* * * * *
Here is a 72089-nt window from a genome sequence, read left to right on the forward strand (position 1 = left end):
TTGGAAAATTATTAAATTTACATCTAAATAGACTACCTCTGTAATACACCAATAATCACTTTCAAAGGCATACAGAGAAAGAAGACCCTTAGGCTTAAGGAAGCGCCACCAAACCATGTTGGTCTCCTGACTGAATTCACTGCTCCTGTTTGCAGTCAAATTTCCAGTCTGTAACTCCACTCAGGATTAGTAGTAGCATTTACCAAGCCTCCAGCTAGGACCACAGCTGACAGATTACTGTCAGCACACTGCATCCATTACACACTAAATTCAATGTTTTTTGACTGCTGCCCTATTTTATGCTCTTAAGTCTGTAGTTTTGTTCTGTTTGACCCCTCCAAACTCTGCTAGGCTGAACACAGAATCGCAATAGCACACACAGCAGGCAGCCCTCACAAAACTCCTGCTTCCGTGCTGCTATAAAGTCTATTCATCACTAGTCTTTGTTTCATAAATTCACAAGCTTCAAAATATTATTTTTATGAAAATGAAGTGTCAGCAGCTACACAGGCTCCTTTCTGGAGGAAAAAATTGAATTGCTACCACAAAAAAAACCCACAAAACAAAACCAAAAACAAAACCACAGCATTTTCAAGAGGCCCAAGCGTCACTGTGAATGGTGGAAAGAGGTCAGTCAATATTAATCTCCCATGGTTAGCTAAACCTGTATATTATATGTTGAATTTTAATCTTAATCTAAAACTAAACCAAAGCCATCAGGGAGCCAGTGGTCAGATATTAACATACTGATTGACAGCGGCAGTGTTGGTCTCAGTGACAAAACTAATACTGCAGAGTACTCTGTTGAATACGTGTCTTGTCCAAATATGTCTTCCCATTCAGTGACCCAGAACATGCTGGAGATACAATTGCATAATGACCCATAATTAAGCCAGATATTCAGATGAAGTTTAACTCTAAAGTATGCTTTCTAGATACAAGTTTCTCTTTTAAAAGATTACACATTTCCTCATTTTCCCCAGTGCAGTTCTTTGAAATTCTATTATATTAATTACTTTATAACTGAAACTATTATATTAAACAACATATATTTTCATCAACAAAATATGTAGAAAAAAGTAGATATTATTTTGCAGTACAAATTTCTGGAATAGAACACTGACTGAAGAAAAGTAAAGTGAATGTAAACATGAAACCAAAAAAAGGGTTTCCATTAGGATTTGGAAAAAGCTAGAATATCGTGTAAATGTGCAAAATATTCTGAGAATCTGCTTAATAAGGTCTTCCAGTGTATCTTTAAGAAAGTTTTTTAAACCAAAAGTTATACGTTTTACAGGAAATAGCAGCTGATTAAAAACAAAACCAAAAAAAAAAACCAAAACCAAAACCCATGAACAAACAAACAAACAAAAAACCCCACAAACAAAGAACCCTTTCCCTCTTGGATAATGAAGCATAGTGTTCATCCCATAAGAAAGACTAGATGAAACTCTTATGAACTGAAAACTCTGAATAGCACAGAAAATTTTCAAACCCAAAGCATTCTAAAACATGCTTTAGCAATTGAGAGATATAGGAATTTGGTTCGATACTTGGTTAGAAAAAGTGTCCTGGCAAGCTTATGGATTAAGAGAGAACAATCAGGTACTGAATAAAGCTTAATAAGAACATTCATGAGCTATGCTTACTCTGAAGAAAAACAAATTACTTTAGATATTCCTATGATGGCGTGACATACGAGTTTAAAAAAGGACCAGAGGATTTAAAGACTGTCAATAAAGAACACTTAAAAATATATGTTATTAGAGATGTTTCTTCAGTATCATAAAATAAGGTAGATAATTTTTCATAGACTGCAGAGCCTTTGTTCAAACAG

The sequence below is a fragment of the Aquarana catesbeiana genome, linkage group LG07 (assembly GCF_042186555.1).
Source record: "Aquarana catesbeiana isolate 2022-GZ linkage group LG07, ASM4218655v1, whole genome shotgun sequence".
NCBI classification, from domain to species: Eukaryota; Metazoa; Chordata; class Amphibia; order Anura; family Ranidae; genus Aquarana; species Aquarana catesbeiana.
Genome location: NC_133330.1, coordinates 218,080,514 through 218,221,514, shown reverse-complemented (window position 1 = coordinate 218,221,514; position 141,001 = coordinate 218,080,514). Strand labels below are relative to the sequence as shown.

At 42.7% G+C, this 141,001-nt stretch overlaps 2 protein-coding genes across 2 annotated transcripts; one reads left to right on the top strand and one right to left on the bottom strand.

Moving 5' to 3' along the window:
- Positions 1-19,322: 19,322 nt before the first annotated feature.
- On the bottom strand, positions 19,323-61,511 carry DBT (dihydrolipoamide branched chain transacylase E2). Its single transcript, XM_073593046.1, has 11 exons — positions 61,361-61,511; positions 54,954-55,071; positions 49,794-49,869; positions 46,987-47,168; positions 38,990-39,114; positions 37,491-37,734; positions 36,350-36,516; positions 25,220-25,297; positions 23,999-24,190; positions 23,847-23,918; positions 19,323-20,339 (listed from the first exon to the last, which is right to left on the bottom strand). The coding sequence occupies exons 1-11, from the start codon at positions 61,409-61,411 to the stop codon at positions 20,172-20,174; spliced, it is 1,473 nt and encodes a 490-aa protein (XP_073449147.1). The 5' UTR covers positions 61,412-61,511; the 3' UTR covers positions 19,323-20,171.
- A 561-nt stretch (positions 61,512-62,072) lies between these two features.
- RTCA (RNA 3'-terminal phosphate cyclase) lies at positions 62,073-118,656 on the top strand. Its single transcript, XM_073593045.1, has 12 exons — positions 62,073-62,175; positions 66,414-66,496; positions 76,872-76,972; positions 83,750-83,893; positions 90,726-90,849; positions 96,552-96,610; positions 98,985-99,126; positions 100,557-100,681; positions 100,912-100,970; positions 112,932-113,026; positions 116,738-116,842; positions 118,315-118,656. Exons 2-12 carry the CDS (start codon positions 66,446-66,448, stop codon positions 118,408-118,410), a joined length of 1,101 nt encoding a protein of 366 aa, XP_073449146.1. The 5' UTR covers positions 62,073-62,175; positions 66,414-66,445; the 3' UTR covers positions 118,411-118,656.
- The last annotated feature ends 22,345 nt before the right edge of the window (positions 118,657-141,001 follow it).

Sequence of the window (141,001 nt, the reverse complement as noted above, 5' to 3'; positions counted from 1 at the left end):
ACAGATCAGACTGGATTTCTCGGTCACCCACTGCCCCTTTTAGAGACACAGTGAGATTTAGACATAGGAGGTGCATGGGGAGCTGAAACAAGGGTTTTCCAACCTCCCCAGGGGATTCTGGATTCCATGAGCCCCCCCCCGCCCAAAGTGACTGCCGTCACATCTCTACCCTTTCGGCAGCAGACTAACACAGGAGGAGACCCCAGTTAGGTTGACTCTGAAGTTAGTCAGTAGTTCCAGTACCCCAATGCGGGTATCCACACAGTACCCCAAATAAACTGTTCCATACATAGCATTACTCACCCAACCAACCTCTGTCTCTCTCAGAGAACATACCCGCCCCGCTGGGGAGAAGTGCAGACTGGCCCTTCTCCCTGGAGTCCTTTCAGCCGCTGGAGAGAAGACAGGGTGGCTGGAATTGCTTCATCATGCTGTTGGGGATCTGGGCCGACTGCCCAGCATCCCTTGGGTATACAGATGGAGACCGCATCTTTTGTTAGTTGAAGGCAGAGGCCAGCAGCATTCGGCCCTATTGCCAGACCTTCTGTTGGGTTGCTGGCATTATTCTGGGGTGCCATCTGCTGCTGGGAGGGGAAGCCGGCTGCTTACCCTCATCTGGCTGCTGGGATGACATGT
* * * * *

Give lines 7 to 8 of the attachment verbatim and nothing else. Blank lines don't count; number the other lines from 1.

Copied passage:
At 42.7% G+C, this 141,001-nt stretch overlaps 2 protein-coding genes across 2 annotated transcripts; one reads left to right on the top strand and one right to left on the bottom strand.

Moving 5' to 3' along the window: